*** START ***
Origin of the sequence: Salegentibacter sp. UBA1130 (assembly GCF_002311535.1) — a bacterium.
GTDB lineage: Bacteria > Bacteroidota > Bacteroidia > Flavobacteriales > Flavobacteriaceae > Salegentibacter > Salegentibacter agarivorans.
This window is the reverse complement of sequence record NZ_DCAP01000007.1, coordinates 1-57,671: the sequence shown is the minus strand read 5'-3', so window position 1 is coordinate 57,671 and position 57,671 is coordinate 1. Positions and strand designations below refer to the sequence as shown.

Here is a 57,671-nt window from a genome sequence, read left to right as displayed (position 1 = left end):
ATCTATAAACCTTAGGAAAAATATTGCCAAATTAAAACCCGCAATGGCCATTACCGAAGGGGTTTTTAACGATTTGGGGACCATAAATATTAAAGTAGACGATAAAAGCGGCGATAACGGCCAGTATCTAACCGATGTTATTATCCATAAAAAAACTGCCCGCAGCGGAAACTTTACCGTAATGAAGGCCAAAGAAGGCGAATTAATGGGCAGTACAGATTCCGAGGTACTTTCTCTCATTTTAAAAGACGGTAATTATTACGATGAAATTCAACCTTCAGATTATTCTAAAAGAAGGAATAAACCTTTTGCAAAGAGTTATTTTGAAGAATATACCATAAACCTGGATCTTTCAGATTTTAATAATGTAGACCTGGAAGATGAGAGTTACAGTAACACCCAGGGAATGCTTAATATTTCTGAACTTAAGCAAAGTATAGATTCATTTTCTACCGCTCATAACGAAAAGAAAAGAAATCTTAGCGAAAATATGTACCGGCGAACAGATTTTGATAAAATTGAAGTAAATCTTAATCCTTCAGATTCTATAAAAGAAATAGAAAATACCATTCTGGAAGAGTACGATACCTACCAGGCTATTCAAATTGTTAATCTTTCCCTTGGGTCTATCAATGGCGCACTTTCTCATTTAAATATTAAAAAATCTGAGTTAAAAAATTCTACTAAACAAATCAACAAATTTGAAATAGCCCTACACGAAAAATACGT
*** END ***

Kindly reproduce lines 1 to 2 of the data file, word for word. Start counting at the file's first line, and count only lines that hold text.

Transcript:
Origin of the sequence: Salegentibacter sp. UBA1130 (assembly GCF_002311535.1) — a bacterium.
GTDB lineage: Bacteria > Bacteroidota > Bacteroidia > Flavobacteriales > Flavobacteriaceae > Salegentibacter > Salegentibacter agarivorans.